Man. I have attempted one by one the lords The sufferers then will scarce molest us here; Either at home, or through the high street passing, From other hands we need not much to fear. With supplication prone and father's tears, What if, his eye-sight (for to Israel's God To accept of ransom for my son their prisoner. Nothing is hard) by miracle restor'd, Some much averse I found and wondrous harsh, He now be dealing dole among his foes, Contemptuous, proud, set on revenge and spite; And over heaps of slaughter'd walk lis way? That part most reverenc'd Dagon and his priests : Man. That were a joy presumptuous to be thout Others more inoderate seeining, but their aim Chor. Yet God hath wrought things as incredib Private reward, for which both God and state For his people of old; what hinders now? 1 They easily would set to sale : a third

Man. He can, I know, but doubt to think he wil More generous far and civil, who confessid Yet hope would fain subscribe, and tempts belief. They had enough reveng'd; having reduc'd A little stay will bring some notice hither. Their foe to misery beneath their fears,

Chor. Of good or bad so great, of bad the sooner: The rest was magnanimity to remit,

For evil news rides post, while good news bates If some convenient ransom were propos’d.

And to our wish I see one hither speeding, What noise or shout was that ? it tore the sky. An Hebrew, as I guess, and of our tribe.

Chor. Doubtless the people shouting to behold Their once great dread, captive, and blind before

[Enter MESSENGER.] them,

Mess. O whither shall I run, or which way fly Or at soine proof of strength before them shown. The sight of this so horrid spectacle,

Man. His ransom, if my whole inheritance Which erst my eyes beheld, and yet behold
May compass it, shall willingly be paid

For dire imagination still pursues me.
And number'd down : much rather I shall choose But providence or instinct of nature seems,
To live the poorest in my tribe, than richest, Or reason though disturb’d, and scarce consulted,
And he in that calamitous prison left.

To have guided me aright, I know not how, No, I am fix'd not to part hence without him. To thee first, reverend Manoah, and to these For his redemption all my patrimony,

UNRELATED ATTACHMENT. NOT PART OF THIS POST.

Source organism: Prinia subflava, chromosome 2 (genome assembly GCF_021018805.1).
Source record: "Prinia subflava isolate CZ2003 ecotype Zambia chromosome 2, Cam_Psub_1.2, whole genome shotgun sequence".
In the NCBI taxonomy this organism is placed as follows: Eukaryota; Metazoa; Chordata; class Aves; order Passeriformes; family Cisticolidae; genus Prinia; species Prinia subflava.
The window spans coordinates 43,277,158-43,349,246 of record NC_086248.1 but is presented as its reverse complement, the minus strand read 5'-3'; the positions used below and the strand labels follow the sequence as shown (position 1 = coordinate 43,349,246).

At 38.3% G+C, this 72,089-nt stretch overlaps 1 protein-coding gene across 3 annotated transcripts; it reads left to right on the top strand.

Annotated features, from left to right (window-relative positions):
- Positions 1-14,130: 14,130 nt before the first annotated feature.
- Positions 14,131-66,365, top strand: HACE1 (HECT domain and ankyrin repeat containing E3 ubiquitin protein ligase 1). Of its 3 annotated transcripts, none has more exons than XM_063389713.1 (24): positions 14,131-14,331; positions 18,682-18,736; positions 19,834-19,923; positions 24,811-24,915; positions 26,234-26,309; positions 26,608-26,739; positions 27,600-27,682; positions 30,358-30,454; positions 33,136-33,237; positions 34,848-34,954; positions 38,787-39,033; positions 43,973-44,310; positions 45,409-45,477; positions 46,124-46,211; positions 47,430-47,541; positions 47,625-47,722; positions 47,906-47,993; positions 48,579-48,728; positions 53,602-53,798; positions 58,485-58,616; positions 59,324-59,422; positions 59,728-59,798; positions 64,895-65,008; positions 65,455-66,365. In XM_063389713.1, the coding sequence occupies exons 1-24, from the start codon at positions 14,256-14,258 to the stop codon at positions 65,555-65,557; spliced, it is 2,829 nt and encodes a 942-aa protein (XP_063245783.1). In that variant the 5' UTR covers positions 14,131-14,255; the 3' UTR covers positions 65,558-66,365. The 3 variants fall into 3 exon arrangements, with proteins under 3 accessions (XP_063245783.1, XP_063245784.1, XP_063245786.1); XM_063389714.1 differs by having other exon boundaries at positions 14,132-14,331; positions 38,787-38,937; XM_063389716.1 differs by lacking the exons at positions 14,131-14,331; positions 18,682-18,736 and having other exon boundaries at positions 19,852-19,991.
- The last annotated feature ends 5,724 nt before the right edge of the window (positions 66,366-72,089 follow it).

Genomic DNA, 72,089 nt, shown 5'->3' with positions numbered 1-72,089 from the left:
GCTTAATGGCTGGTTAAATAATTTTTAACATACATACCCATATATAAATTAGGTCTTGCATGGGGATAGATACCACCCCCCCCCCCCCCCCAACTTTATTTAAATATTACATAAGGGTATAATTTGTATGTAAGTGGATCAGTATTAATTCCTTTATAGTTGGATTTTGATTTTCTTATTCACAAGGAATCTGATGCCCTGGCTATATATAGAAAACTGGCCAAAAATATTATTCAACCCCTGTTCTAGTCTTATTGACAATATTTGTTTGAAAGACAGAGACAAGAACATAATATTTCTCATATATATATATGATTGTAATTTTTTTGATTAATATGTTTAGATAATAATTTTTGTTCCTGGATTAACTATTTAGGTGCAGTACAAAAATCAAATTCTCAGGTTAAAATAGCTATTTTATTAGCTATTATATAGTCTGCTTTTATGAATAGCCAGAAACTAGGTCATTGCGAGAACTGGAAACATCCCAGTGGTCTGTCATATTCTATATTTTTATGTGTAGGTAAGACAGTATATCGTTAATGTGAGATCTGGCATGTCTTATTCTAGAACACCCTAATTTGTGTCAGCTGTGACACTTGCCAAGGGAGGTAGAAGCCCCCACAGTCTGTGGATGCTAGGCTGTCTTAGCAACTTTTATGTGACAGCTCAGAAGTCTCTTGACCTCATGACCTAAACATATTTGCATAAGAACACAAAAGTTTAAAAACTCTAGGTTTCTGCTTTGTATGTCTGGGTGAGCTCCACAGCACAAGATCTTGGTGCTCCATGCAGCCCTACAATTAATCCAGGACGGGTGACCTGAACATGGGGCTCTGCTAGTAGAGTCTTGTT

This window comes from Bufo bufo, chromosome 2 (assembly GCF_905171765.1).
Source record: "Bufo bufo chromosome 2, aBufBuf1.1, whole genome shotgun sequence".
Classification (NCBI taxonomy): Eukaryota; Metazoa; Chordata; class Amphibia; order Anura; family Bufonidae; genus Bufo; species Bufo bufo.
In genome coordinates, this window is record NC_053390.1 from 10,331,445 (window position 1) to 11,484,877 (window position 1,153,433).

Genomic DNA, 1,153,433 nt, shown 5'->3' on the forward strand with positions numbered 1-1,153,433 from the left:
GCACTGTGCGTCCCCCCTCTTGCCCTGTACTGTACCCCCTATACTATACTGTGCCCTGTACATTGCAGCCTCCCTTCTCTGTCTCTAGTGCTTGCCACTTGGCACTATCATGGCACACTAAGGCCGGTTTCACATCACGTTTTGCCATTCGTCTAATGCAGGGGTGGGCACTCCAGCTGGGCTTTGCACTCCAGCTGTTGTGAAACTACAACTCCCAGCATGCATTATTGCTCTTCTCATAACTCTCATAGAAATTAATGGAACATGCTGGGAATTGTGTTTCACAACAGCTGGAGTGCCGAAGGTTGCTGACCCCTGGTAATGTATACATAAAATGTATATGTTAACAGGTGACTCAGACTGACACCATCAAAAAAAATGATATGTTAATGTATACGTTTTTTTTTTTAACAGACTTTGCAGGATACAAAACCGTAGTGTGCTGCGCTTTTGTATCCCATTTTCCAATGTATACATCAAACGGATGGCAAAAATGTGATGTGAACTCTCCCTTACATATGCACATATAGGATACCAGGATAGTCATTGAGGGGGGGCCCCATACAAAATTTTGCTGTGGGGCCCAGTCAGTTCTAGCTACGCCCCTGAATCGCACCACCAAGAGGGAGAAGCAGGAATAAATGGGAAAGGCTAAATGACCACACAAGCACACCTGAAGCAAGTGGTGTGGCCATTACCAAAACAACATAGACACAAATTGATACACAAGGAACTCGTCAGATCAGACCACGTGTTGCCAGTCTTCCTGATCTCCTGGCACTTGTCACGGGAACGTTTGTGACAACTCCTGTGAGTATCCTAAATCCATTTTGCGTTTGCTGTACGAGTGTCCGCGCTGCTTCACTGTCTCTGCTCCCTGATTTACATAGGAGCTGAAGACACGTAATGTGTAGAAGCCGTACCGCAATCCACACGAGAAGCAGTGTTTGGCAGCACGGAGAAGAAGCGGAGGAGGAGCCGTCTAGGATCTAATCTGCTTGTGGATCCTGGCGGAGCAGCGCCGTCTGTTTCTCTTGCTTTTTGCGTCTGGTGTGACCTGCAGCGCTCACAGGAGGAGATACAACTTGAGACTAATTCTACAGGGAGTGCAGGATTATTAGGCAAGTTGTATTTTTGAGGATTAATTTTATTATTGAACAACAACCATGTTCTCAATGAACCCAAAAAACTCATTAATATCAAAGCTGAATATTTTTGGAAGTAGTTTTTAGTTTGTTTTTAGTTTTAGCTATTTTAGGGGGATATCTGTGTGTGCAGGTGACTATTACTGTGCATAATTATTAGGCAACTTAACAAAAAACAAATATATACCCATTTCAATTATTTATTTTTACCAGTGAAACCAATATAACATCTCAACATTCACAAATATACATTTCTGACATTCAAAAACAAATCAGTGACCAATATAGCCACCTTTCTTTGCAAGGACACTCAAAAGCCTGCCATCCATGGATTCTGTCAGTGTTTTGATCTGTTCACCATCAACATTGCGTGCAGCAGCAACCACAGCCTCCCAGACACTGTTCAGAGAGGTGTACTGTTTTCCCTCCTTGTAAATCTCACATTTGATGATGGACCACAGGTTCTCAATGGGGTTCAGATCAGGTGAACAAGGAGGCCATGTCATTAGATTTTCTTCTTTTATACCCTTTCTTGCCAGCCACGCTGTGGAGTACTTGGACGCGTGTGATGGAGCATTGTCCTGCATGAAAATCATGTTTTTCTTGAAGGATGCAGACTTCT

My countrymen, whom here I knew remaining, If need be, I am ready to forego

As at some distance from the place of horrour, And quit: not wanting him, I shall want nothing. So in the sad event too much concern'd.

Chor. Fathers are wont to lay up for their sons, Man. The accident was loud, and here before Thou for thy son art bent to lay out all ;

With rueful cry, yet what it was we hear not; Sons wont to nurse their parents in old age, No preface needs, thou seest we long to know. Thou in old age car’st how to nurse thy son,

Mess. It would burst forth, but I recover bread Made older than thy age through eye-sight lost. And sense distract, to know well what I utter.

Man. It shall be my delight to tend his eyes, Man. Tell us the sum, the circumstance defer. And view him sitting in the house, ennobled

Mess. Gaza yet stands, but all her sons are fall 2, With all those high exploits by him achiev'd, All in a moment overwhelm'd and fall’n. (sades And on his shoulders waving down those locks Man. Sad, but thou know'st to Israelites si That of a nation arm’d the strength contain'd: The desolation of a hostile city.

(surfa And I persuade me, God had not permitted

Mess. Feed on that first: there may in grief bk His strength again to grow up with his hair,

Man. Relate by whom. Garrison'd round about him like a camp

Mess.

By Samson. Of faithful soldiery, were not his purpose

Man.

That still lessens To use him further yet in some great service; The sorrow, and converts it nigh to joy. Not to sit idle with so great a gift

Jess. Ah! Manoah, I refrain too suddenly Useless, and thence ridiculous about him.